The rise of Vegan wine

The rise of Vegan wine

The vegan wine market is booming – thanks to carnivores, flexitarians and pescatarians writes Rowena Curlewis

Vegan wines have enjoyed huge success in recent years, as the plant-based movement gains momentum and modern production processes continue to advance.

All sorts of people are getting in on the act. Hollywood star Cameron Diaz recently launched her own brand of ‘clean’ vegan wines, Avaline. Kylie Minogue gave us an eponymous vegan rosé a few months ago. And several retailers have pledged to ensure their wines follow suit – M&S has said its own lines will be 100 percent vegan by 2022, and Spar is aiming for the end of 2021.

This primarily involves winemakers switching from animal-based fining products to filter their wines and improve clarity, such as egg whites, casein and gelatine, to vegan-friendly alternatives like pea protein, potato and carbon.

Vegan-friendly and plant-based products are increasingly positioned as mainstream across all kinds of sectors – health and wellbeing, beauty, fashion and food – as the health benefits become more widely appreciated and concerns about farming practices and the environment grow. These are issues that concern a wide cross-section of society, and so it makes sense that the target audiences are not confined to the traditional vegan demographic.

Meat-substitute line Impossible Foods is a perfect example. It makes no attempt to disguise the fact that it has carnivores firmly in its crosshairs (according to Nielsen, sales of plant-based meat alternatives were up 83.5 percent year-on-year in 2019, escalating to +134 percent during the pandemic period from March 1st through to August 29th).

Now the wine industry is catching on to the fact that for plant-based wines to enjoy even more success you need the carnivores, the pescatarians, the flexitarians and the vegetarians to get involved too. Anyone, in fact, who might prefer drinking wine that hasn’t been produced using animal products.

Yet when we look at the general approach to brand strategy and packaging identity across the sector, so much is stuck in a 70s-style loop, when veganism was on the fringes and dismissed as eccentric and faddish. So why the brown, lentily thinking? Vegan-friendly plant-based wines should be celebrated for being contemporary, sexy, forward-thinking and part of the zeitgeist.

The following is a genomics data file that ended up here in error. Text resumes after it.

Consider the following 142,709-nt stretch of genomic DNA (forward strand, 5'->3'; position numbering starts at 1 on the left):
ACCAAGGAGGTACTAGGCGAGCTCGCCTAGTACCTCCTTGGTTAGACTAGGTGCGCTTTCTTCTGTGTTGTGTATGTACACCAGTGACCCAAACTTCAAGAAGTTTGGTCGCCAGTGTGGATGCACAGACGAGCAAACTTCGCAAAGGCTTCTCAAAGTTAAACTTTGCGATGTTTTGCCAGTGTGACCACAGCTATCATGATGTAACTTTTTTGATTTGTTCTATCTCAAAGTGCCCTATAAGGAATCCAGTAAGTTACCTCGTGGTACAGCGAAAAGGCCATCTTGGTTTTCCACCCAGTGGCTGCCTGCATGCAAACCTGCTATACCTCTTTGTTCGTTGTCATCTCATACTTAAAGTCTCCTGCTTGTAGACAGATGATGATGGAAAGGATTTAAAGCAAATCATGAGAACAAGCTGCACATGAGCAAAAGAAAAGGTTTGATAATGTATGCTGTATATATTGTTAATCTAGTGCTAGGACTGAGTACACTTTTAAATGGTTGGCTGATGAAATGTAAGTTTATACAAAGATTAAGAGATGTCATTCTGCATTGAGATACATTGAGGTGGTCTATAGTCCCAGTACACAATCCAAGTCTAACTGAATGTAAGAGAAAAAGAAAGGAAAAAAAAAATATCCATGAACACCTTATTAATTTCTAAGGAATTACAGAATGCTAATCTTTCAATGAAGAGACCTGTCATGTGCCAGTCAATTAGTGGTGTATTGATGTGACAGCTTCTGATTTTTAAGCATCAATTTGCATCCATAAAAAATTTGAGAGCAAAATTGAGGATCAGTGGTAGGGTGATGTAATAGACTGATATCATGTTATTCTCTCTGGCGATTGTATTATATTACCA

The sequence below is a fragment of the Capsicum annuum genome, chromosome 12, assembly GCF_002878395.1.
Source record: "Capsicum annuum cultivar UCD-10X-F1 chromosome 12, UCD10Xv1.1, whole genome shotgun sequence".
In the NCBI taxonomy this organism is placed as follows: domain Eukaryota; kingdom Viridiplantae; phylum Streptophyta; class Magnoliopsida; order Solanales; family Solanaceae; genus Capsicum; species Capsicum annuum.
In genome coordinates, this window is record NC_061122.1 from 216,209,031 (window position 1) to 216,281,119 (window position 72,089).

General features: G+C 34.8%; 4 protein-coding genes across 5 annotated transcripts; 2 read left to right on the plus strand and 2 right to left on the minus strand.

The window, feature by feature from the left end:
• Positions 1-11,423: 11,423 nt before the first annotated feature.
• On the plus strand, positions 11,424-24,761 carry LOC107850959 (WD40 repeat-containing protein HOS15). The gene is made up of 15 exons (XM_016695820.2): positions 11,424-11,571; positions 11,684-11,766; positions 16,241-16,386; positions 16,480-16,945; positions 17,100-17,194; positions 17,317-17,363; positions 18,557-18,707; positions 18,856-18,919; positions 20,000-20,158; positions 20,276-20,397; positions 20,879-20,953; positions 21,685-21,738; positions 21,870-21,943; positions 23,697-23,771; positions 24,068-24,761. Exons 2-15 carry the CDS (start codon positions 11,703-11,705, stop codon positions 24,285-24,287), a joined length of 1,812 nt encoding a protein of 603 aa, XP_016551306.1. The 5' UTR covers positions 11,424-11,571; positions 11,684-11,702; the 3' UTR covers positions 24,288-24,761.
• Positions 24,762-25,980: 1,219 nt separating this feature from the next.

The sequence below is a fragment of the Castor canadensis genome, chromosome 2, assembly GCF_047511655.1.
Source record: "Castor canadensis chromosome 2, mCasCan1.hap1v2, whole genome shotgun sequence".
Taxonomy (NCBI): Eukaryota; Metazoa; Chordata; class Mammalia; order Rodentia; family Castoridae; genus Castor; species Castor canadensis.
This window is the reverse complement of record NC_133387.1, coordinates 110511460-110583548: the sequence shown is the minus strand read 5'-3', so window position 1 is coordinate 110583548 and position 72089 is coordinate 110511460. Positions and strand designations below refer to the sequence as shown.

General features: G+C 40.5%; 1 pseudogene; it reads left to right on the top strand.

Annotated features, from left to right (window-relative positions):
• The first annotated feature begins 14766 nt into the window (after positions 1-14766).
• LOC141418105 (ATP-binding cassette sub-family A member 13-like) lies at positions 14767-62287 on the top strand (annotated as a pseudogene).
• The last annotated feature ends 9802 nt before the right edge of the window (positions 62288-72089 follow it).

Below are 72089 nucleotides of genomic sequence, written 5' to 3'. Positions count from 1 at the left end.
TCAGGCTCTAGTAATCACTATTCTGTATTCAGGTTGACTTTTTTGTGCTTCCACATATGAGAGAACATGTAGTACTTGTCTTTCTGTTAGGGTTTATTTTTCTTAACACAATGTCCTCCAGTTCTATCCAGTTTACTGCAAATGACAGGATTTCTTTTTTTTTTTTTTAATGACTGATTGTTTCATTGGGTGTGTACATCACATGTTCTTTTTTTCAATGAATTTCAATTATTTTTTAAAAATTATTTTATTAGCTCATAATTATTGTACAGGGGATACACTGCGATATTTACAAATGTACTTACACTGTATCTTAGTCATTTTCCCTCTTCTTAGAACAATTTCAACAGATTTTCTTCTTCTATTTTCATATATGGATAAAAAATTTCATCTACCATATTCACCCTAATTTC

Family-run Australian winery Fourth Wave certainly understood this with the recent launch of its new plant-based line, Hello!. The brand strategy and packaging identity served as a friendly ‘call-out’ from the shelf, with labelling clearly stating that this is a wine for all, declaring that it’s ‘vegan friendly, vegetarian friendly, pescatarian friendly, carnivore friendly’, etc. In fact, it’s ‘friendly full stop’. The colourways moved away from the brown, earthy tones traditionally associated with this sector, instead opting for fresh modern pastels. The tone of voice is light-hearted and fun – far from holier than thou.

Its success lies in the fact that it doesn’t alienate the vegan and vegetarian markets, but it opens its arms to all-comers as well. It also appreciates that not everyone understands wine production processes, and so these things need to be made crystal clear on pack.

Winemakers need to remove obstacles, dissipate cliques and spread brand awareness as far and wide as possible – but without losing relevance to those people who see themselves as part of a specific demographic. Sticking to accepted design tropes will only service to narrow the remit, which makes little sense.

With one in six new food products launched in the UK being plant-based, and around £443 million a year spent on vegetarian and vegan goods, hippie clichés are a bit ‘far out’ these days.

Veganism has moved on from a niche lifestyle choice to a mainstream movement. It’s time for wine brands to do the same.

Rowena CURLEWIS is the CEO of international drinks branding specialists Denomination. Her insight, passion and knowledge of the drinks sector makes her a recognised industry face. She has lectured and chaired panels in design, innovation and drinks packaging around the world.

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